It’s time to plant vegetable gardens

Richard Bogren, Young, John, Gill, Daniel J., Owings, Allen D.  |  1/4/2011 1:15:02 AM

News Release Distributed 04/16/10

By LSU AgCenter Horticulturists Dan Gill, Allen Owings and John Young

Many of our favorite vegetables are planted into the spring garden now for production later in spring and in early summer. For many of these vegetables, planting in April helps ensure abundant production before the intense heat of mid-summer and when we have fewer insect and disease problems.

Here are just a few of the choices you have:

– Snap beans, especially the bush types, are easy to grow, extremely productive and rarely attacked by insects. After three to four large harvests, the production ends. They don’t need a trellis to grow on.

With pole snap beans, each harvest is smaller than bush types. Because they produce over a longer period of time, though, total production on pole varieties is greater than total production of bush varieties. You must provide a 5- to 6-foot trellis for them to grow on. This involves some work, but you don’t have to bend over to pick them the way you do the bush types.

– Tomatoes are America's favorite homegrown vegetable. With our long, warm summers, there is no denying that we can grow some of the tastiest tomatoes in the world. And now is the time to put out transplants into your garden. Recommended varieties include the vining types Better Boy, Fantastic, Monte Carlo and Sweet Million – a cherry tomato. Bush types include Bingo, Celebrity, Mountain Delight, Solar Set and Sunleaper.

Many other varieties of large-fruited, cherry and plum tomatoes can be grown successfully in Louisiana. If you’re planting a number of tomato plants, try several different varieties to ensure good production.

– Peppers are another popular vegetable that is productive and not difficult to grow. Peppers are less likely to be attacked by insects, and disease problems generally are less severe than with tomatoes.

Many types of sweet and hot peppers can be grown here. Popular hot types include tabasco, jalapeno, cayenne and habanera. Remember, one hot pepper plant is probably all or more than you need.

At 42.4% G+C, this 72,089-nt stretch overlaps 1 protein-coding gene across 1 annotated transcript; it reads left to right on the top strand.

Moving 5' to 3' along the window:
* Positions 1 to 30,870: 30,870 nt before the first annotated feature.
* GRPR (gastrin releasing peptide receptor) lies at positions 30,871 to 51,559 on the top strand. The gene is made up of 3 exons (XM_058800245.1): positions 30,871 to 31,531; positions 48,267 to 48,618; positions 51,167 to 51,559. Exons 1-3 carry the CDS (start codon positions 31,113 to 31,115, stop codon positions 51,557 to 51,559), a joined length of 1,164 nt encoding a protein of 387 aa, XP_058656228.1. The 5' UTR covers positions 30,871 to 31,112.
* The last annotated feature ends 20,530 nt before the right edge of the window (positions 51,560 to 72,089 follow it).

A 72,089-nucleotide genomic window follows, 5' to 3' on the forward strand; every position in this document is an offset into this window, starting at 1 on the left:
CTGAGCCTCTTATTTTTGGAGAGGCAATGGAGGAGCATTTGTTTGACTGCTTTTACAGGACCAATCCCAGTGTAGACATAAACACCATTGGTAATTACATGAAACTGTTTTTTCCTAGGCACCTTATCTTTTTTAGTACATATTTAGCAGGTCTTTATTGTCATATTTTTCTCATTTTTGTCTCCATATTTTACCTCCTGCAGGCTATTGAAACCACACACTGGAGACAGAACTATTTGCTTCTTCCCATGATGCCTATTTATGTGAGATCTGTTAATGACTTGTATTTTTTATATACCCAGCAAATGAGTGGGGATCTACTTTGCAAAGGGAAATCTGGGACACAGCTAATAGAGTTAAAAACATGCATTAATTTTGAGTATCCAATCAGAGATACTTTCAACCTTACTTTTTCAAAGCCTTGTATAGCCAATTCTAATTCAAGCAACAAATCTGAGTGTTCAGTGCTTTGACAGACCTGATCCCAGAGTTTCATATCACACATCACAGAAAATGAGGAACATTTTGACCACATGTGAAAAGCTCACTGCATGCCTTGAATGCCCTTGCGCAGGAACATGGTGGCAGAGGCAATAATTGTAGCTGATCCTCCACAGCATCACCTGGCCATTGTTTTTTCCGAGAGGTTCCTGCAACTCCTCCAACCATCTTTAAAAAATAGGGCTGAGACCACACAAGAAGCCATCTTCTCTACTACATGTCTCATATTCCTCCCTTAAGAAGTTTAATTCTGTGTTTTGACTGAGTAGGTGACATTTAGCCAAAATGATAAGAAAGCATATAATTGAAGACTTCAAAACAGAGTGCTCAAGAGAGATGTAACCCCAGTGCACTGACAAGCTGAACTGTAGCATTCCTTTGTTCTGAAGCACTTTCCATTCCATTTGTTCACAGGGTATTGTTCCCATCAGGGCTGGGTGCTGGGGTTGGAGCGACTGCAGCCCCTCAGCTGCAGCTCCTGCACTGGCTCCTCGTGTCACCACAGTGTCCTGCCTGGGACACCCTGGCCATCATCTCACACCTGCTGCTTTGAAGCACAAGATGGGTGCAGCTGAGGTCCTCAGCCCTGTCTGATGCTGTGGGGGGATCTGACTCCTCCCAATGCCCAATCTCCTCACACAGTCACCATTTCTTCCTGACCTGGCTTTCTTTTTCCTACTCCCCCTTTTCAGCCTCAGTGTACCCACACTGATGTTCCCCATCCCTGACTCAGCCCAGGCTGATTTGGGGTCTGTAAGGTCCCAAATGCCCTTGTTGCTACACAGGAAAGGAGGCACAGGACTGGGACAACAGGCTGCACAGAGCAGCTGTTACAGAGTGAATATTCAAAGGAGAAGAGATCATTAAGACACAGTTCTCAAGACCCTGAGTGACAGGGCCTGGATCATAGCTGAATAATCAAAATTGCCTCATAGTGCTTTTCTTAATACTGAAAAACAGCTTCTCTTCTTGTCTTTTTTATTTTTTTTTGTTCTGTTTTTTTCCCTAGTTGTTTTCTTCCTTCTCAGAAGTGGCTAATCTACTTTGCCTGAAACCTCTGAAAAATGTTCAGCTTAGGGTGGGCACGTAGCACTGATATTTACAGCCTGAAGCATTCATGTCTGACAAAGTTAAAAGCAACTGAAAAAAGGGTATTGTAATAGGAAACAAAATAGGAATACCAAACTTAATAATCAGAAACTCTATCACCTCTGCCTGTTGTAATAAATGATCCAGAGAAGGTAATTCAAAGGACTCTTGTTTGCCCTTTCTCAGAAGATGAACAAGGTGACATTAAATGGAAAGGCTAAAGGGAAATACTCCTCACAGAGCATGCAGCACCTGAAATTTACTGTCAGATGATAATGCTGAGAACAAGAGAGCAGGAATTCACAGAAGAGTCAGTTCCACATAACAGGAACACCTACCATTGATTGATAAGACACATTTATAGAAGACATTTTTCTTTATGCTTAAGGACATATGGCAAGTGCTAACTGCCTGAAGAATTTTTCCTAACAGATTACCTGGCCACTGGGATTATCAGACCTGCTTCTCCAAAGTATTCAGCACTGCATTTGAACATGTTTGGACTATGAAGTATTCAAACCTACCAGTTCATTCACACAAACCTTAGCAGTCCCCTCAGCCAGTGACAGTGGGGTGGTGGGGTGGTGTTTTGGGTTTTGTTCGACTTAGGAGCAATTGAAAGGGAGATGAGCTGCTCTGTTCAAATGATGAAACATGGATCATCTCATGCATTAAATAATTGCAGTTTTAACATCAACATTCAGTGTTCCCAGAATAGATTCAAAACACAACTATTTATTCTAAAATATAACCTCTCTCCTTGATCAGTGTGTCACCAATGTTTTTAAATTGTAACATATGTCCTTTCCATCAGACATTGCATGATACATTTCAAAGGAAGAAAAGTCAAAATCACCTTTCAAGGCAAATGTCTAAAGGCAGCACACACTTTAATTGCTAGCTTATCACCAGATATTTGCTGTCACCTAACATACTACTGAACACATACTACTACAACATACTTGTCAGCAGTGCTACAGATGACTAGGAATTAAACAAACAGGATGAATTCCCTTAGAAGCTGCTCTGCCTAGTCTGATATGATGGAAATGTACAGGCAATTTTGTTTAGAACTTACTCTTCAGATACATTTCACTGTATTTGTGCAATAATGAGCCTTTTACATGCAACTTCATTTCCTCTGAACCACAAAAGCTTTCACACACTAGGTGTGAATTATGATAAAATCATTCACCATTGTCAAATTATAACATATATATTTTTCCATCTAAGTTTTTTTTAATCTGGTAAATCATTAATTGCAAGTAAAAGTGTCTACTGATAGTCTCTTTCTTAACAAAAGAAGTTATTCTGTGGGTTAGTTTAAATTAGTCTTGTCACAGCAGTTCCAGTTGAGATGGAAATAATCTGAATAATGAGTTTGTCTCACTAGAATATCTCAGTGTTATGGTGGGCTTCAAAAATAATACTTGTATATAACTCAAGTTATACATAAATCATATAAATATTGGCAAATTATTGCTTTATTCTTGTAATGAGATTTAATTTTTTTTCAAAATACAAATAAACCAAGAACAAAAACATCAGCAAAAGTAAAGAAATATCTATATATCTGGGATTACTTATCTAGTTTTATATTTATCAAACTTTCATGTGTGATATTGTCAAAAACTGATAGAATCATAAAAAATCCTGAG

– Large, fruited sweet or bell peppers are great for stuffing or seasoning. Varieties that perform well in Louisiana include Big Bertha, King Arthur, Merlin and Sentry. Production is usually less during the hottest part of the summer – early planting is important – but it picks up in the fall.

Gypsy pepper is a cross between a bell pepper and a banana-type pepper. It produces a medium-size fruit and is extremely productive even in the heat of summer. The fruit is quite ornamental. It begins yellow-green, then, as it matures, it changes to yellow to orange to red. The fruit is sweet in flavor and is great in salads or cooking.

– Many jokes have been made about the incredible productivity of zucchini, and entire cookbooks have even been written about this summer squash. Production often reaches levels that can test a chef's ability to use this prolific producer.

Other summer squashes that perform well here include patty pan or scallop, and yellow straight or crookneck. Winter squashes such as butternut and acorn are also good producers in summer. The squash-vine borer is the worst insect problem of squashes. Plant them now to get a good harvest before this pest builds up populations in mid- to late summer.

– Cucumbers should be trellised to increase production, improve quality and save garden space. Make a trellis with stakes and wire fencing material, twine or wire about 3 to 4 feet tall. You can grow two types of cucumbers – either the thin-skinned slicing type or the thicker-skinned pickling type. This is another vegetable that is generally not severely attacked by insects or diseases when it’s planted early. Production will last from May into July.

– Okra and eggplant are best planted when the soil is very warm. April is an ideal time to plant these two vegetables. If planted too early, they often become stunted and are slow to recover.

Eggplants come in various colors, sizes and shapes. All produce well during the summer and through the fall, although production may lag during the hottest months. Choose standard varieties, such as Black Bell, Dusky or Classic. Green types are less bitter in summer, and Oriental types like Ichiban, Millionaire or the All-America Winner Hansel with finger-sized fruit produce very well in summer heat.

Okra seed may be soaked overnight to soften the hard seed coat before planting. After emergence, plants should be thinned to stand 12 inches apart. Production will start in June and will continue into the fall. Harvesting should be done every two to three days for best quality. If left longer on the plant, the okra pods can quickly become tough. Varieties such as Gold Coast, Longhorn, Louisiana Green Velvet, Cajun Delight or Clemson Spineless are all prolific producers.

For more information, the LSU AgCenter offers numerous free publications on home vegetable gardening. Information also is available at your local LSU AgCenter office or online at www.lsuagcenter.com.

Visit LaHouse in Baton Rouge to see sustainable landscape practices in action. The home and landscape resource center is near the intersection of Burbank Drive and Nicholson Drive (Louisiana Highway 30) in Baton Rouge, across the street from the LSU baseball stadium. For more information, go to www.louisianahouse.org and www.lsuagcenter.com/lyn.

Rick Bogren
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